Photo by Russ GormanKris Mayes was appointed to the Arizona Corporation Commission in 2003 by Governor Janet Napolitano.
While on the campaign trail, Mayes realized she wanted to write a book about political consultants and how they make presidential campaigns a success. She co-authored “Spin Priests” with Charles Kelly in 2001. “[Writing a book] is just incredibly challenging, one of the most difficult things I’ve ever done,” she said. “You’ve got to be very disciplined about it.”
While attending the College of Law at ASU (she earned her juris doctor in 2003), Mayes met then-attorney general Napolitano on a plane flight. Napolitano asked her to become her press secretary.
After Napolitano became governor, she asked Mayes to be her communications director. Though Napolitano is a Democrat, she had no difficulty working with Mayes. “I think it actually said a lot about her willingness to be bipartisan that she would have a Republican in her midst,” Mayes said. “[Arizona] is an increasingly diverse state, culturally and politically. We’ve got big issues to deal with, and we can’t let politics or partisan politics to be in the way of that.”
Kristin Gilger, who is now ASU’s director of Student Media, worked with Mayes at the Arizona Republic. “[Kris] really understands the state and has the education and experience to lead in politics,” Gilger said. “She’s a Republican but not terribly conservative—not so conservative that she wouldn’t work for a Democrat. She is progressive and independent in the manner of some of Arizona’s best political leaders."
Recently re-elected to the Arizona Corporation Commission, Mayes has gone from objectively reporting on politics to taking a stand on issues. But politicking didn’t come naturally for her. “You have to really put yourself out there and in a way that isn’t natural for a former reporter,” she said. “You have to go to a lot of events and shake a lot of hands and fund-raise and do all the things that candidates do.”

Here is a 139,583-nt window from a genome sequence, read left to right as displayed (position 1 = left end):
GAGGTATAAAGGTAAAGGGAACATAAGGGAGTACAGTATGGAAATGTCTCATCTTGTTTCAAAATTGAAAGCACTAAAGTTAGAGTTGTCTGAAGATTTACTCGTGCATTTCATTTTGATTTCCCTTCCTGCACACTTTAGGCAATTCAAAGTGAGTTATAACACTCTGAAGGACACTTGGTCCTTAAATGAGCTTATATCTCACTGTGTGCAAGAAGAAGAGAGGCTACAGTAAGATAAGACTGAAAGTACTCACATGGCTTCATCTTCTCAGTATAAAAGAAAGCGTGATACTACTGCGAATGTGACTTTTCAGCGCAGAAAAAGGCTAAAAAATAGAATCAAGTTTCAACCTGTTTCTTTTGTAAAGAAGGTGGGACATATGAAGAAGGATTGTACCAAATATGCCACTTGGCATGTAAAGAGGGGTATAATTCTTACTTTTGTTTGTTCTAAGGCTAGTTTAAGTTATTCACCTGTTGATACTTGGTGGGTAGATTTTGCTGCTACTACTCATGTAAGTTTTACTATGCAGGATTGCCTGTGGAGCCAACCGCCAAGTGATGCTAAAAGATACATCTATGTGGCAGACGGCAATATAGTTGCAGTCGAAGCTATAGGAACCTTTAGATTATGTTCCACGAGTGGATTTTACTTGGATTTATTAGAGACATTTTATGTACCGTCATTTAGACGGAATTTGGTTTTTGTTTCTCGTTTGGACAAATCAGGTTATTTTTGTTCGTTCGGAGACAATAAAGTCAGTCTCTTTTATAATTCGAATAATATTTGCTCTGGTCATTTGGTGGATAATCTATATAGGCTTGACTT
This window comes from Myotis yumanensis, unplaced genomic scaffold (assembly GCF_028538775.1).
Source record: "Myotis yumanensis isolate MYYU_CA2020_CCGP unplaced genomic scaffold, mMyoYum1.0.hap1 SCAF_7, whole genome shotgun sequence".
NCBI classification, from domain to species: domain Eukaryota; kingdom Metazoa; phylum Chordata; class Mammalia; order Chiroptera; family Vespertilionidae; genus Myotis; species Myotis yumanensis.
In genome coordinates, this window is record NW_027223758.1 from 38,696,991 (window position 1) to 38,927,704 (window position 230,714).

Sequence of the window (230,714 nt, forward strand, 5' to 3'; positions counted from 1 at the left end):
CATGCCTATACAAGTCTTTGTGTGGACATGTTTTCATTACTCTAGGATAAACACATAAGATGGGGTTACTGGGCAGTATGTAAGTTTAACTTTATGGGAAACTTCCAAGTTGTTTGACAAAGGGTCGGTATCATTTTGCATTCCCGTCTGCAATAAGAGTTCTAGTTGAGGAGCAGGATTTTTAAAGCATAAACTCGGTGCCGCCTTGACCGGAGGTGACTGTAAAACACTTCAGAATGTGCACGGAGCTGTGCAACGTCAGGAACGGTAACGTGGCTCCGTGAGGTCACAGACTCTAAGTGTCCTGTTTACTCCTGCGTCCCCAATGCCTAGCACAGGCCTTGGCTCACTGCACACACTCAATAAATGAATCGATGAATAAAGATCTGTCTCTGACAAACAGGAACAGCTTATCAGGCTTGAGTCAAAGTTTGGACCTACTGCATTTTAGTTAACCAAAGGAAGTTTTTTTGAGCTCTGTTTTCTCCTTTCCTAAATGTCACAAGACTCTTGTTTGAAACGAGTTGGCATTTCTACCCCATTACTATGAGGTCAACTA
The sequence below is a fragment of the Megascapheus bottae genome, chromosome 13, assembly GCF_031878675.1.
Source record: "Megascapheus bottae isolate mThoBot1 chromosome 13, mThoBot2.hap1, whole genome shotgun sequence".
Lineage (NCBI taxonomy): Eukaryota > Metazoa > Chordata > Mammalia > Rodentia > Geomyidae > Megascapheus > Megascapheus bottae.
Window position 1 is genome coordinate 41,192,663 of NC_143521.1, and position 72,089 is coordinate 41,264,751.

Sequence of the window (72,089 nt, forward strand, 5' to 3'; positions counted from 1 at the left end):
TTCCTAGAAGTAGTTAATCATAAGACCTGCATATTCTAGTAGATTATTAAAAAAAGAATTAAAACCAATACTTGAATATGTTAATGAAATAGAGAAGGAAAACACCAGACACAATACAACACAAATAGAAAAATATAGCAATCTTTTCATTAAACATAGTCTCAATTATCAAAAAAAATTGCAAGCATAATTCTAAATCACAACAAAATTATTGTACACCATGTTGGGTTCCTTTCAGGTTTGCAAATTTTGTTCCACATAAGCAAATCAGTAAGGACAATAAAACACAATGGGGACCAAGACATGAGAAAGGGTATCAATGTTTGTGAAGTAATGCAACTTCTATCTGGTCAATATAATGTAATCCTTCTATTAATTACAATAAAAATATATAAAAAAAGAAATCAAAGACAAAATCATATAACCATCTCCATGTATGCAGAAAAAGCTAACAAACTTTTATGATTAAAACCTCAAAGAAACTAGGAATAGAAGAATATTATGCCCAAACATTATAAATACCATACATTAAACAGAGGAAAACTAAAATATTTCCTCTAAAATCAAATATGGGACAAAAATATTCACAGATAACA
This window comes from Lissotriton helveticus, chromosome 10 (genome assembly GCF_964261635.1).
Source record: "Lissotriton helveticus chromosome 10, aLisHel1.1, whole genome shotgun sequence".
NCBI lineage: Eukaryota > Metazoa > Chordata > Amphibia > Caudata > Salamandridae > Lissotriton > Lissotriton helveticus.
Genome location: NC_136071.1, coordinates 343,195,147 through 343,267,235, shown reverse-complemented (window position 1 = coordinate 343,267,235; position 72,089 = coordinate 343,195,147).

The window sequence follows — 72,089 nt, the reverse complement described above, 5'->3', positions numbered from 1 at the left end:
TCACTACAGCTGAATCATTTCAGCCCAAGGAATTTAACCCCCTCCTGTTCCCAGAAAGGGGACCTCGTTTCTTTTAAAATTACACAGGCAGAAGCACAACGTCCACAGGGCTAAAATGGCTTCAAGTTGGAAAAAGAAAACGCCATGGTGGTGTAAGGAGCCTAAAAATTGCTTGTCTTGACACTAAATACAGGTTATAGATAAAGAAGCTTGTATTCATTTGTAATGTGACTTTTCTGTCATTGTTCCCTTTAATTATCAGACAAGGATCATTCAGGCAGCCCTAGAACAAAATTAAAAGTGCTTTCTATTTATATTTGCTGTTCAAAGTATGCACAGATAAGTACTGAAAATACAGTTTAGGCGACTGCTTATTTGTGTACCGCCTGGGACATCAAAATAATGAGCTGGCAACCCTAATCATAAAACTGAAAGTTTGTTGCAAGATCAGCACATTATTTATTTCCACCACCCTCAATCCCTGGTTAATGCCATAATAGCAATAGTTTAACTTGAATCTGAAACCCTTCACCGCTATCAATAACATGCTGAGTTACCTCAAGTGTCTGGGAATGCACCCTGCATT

Fun facts about Kris Mayes• Her favorite hobbies are jogging and reading about politics.
• Her sister, Kimberly, is a child life specialist in California, and her brother, Kirk, is an accountant in Boston.
• Kris won the Truman Scholarship, the nation’s top scholarship for public service.
Mayes often refers to the commission as “the most powerful branch of state government that nobody knows about. We affect people’s lives on a daily basis, from the moment they turn on their lights to the water that comes out of the faucet to the gas that people put in their cars and the natural gas that we use to heat our homes.”
Mayes was instrumental in persuading the federal government to allow Arizona to perform unlimited inspections on Kinder Morgan pipelines. In 2003 a Kinder Morgan pipeline broke between Tucson and Phoenix, creating a buying frenzy at gas stations throughout the Valley. Originally, the government was going to let Kinder Morgan perform the inspection to find the cause of the break. Mayes convinced the federal government to perform an independent test to figure out what caused the rupture—a first in U.S. history.
Mayes said she has not yet reached the pinnacle of her career. “I haven’t figured out where I’m going yet,” she said. “How can you know you’ve arrived if you don’t know where you’re going?”
Gilger said she predicts that Mayes will be running for governor in 10 years.
If Mayes is anything like a Carpenters song, she has only just begun.
The Devil’s Tale showcases the coursework of individual students at ASU’s Walter Cronkite School of Journalism & Mass Communication.